Market Overview 2017-12-27
As the FX markets reopened on Boxing Day, liquidity and consequently the trading in currencies was significantly reduced, as many institutional traders at major banks and funds remained out of the markets, or on holiday. Many currency pairs experienced whipsawing conditions during the trading sessions, which provided both challenging conditions and opportunities for many retail FX day traders. Certain global stock markets were also closed, therefore the impact of any significant economic calendar news proved to be benign. For example, the news circulating that USA shoppers may have generated their best shopping figures in over a decade, did little to boost U.S. equity markets, despite the underpinning revelation that confidence must be high in the USA, for consumers to take on more debt and spend.
Perhaps wealthier Americans are also spending their 2018 tax refund in advance. The most prominent bullish currency mover throughout the day was the Canadian dollar, the reaction of the commodity currency presumably came as a consequence of oil producers citing an increase in demand and supply over the coming years. In terms of USA economic calendar news the Case Shiller 20 city composite house price index revealed a rise of 6.38% YoY, whilst the MoM figure showed a 0.7% rise. The Dallas manufacturing index smashed the forecast of 20, by coming in at 29.7, suggesting that the tropical storm devastation witnessed in the state earlier in the year, has now receded. The DJIA and SPX closed the day down (but close to flat), whilst Europe’s equity markets were closed. However, one economic release that did appear to effect FX markets was the latest Japanese CPI figure, revealing that inflation has risen by 0.9% YoY and 1% in Tokyo. Consumer spending has also risen considerably, beating the forecast of 0.5% by some distance, by coming in at 1.7% annually.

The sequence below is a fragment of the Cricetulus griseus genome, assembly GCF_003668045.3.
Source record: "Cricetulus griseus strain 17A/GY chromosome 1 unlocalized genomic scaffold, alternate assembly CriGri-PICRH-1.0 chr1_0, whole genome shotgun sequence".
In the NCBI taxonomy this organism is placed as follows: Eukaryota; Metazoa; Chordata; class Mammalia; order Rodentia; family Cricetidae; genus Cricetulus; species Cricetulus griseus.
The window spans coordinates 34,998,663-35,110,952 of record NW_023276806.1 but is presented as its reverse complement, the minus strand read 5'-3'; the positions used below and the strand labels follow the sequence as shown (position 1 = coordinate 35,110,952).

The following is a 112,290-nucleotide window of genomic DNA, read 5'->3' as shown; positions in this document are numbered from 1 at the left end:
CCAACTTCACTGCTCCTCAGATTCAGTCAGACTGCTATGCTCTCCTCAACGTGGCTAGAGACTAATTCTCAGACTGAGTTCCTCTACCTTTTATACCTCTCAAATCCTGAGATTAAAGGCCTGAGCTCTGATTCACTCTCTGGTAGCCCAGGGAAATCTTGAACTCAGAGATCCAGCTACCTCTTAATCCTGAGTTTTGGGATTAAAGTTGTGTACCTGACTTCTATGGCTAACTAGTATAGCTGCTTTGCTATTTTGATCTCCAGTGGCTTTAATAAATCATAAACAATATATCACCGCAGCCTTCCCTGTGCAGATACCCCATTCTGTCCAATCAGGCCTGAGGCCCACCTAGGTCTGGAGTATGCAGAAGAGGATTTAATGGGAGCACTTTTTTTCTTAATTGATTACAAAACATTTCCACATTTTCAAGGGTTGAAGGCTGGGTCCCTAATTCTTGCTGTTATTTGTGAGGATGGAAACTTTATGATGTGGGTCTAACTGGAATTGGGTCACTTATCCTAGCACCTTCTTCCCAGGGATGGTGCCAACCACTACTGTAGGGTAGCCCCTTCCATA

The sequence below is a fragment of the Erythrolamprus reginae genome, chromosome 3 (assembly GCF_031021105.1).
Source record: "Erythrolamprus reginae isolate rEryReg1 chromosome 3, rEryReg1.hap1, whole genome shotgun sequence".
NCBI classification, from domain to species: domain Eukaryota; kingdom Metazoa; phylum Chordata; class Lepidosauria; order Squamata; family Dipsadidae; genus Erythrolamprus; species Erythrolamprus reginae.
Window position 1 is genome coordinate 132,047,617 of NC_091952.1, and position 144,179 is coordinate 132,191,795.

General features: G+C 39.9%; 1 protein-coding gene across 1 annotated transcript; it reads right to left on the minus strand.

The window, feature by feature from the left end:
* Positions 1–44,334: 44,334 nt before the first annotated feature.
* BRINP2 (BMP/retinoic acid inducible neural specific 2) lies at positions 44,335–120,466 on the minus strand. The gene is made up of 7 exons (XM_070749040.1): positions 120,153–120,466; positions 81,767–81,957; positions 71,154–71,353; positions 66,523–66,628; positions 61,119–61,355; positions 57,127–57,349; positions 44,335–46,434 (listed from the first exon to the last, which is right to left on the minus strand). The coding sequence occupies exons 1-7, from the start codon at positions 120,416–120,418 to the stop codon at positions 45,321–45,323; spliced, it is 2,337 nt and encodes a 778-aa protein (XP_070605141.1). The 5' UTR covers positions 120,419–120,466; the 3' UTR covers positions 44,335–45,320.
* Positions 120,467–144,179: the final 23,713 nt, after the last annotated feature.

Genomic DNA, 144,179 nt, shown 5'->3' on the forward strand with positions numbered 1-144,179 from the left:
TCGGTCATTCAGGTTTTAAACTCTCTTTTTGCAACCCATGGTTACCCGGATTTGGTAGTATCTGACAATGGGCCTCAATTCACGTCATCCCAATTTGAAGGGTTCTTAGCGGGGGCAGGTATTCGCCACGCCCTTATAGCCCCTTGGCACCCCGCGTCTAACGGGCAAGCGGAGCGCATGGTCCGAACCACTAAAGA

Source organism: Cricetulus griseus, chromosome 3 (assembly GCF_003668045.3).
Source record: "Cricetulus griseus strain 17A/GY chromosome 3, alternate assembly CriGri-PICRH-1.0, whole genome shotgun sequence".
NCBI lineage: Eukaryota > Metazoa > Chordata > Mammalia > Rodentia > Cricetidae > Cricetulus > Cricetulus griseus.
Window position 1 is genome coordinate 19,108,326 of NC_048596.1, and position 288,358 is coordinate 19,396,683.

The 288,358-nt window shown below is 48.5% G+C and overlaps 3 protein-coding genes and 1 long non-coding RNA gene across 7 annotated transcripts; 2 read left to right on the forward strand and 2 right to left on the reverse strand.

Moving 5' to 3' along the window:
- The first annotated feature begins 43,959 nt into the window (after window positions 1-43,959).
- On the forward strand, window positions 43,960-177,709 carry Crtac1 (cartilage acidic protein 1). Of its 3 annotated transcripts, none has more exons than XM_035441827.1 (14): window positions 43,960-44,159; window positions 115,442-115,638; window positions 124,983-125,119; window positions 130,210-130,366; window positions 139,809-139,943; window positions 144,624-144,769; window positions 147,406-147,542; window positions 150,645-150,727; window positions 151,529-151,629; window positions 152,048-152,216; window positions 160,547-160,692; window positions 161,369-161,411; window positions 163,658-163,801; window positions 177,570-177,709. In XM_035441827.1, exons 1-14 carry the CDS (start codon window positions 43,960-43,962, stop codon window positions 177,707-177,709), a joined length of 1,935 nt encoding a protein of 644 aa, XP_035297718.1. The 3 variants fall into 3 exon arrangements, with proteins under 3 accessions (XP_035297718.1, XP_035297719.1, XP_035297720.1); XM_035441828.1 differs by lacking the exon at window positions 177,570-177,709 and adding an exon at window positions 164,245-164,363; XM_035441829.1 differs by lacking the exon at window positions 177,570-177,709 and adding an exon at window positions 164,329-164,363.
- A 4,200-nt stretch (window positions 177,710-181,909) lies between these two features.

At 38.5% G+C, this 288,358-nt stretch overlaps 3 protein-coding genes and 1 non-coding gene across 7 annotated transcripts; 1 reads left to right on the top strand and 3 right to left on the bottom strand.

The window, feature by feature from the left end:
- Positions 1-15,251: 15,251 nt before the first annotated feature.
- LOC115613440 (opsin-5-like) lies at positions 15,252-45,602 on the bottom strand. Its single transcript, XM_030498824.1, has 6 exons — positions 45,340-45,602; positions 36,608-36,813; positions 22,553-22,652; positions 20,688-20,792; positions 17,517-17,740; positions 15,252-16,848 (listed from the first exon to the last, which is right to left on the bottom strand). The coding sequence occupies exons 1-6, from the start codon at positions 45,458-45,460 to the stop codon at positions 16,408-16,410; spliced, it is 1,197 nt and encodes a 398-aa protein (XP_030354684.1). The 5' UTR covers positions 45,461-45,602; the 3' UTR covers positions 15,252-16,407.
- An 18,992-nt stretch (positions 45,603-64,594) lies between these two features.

These encouraging figures, suggesting that the BOJ is beginning to witness the benefits of its monetary policy and that the wider economy is seeing the benefits of the government’s fiscal policy, encouraged traders to bid up the value of yen versus the dollar. USD/JPY fell by circa 1% on the day and through the third level of support. The yen rise, versus its other peers, was tempered by the publication of the latest dovish monetary policy minutes from the BOJ, which revealed that the central bank is still committed to its loose monetary policy programme. With European equity markets closed for Boxing Day and no Brexit news, the U.K. pound sterling selling pressure and whipsawed price action, was entirely due to other issues and the lack of trading volume and liquidity, which may have been responsible for the flash crash of the euro experienced over the last 24hrs which saw EUR/USD collapse by circa 3% at one stage during the proceedings.